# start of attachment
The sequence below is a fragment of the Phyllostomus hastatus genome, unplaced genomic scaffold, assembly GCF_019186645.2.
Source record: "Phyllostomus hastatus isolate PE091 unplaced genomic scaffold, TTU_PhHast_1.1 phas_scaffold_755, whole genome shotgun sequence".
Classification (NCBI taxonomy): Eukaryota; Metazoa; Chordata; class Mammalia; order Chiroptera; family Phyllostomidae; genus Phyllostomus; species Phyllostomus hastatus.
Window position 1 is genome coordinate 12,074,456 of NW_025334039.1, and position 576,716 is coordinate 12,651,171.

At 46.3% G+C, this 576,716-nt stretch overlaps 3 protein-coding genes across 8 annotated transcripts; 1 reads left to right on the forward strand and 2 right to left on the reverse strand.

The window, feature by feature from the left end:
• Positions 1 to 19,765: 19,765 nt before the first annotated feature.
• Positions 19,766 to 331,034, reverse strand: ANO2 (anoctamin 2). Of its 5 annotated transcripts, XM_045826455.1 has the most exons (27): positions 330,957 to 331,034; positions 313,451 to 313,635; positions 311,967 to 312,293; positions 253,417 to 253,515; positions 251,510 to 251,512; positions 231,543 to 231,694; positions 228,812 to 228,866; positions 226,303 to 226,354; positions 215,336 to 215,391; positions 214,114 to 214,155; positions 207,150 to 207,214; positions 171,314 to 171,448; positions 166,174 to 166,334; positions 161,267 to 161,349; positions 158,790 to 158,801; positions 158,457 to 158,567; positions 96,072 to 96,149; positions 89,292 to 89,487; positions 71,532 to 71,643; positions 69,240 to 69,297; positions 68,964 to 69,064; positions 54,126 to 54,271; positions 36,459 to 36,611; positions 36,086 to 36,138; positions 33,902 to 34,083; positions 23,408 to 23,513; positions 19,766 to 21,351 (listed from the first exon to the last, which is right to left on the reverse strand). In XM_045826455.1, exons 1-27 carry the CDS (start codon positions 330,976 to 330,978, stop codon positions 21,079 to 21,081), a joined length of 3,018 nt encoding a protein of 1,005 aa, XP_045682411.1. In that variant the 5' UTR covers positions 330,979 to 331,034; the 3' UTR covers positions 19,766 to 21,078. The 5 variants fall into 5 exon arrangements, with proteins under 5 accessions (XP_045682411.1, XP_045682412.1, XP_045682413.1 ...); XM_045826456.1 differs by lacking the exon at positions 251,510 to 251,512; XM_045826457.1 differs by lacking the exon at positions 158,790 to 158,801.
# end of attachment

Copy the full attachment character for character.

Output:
The sequence below is a fragment of the Phyllostomus hastatus genome, unplaced genomic scaffold, assembly GCF_019186645.2.
Source record: "Phyllostomus hastatus isolate PE091 unplaced genomic scaffold, TTU_PhHast_1.1 phas_scaffold_755, whole genome shotgun sequence".
Classification (NCBI taxonomy): Eukaryota; Metazoa; Chordata; class Mammalia; order Chiroptera; family Phyllostomidae; genus Phyllostomus; species Phyllostomus hastatus.
Window position 1 is genome coordinate 12,074,456 of NW_025334039.1, and position 576,716 is coordinate 12,651,171.

At 46.3% G+C, this 576,716-nt stretch overlaps 3 protein-coding genes across 8 annotated transcripts; 1 reads left to right on the forward strand and 2 right to left on the reverse strand.

The window, feature by feature from the left end:
• Positions 1 to 19,765: 19,765 nt before the first annotated feature.
• Positions 19,766 to 331,034, reverse strand: ANO2 (anoctamin 2). Of its 5 annotated transcripts, XM_045826455.1 has the most exons (27): positions 330,957 to 331,034; positions 313,451 to 313,635; positions 311,967 to 312,293; positions 253,417 to 253,515; positions 251,510 to 251,512; positions 231,543 to 231,694; positions 228,812 to 228,866; positions 226,303 to 226,354; positions 215,336 to 215,391; positions 214,114 to 214,155; positions 207,150 to 207,214; positions 171,314 to 171,448; positions 166,174 to 166,334; positions 161,267 to 161,349; positions 158,790 to 158,801; positions 158,457 to 158,567; positions 96,072 to 96,149; positions 89,292 to 89,487; positions 71,532 to 71,643; positions 69,240 to 69,297; positions 68,964 to 69,064; positions 54,126 to 54,271; positions 36,459 to 36,611; positions 36,086 to 36,138; positions 33,902 to 34,083; positions 23,408 to 23,513; positions 19,766 to 21,351 (listed from the first exon to the last, which is right to left on the reverse strand). In XM_045826455.1, exons 1-27 carry the CDS (start codon positions 330,976 to 330,978, stop codon positions 21,079 to 21,081), a joined length of 3,018 nt encoding a protein of 1,005 aa, XP_045682411.1. In that variant the 5' UTR covers positions 330,979 to 331,034; the 3' UTR covers positions 19,766 to 21,078. The 5 variants fall into 5 exon arrangements, with proteins under 5 accessions (XP_045682411.1, XP_045682412.1, XP_045682413.1 ...); XM_045826456.1 differs by lacking the exon at positions 251,510 to 251,512; XM_045826457.1 differs by lacking the exon at positions 158,790 to 158,801.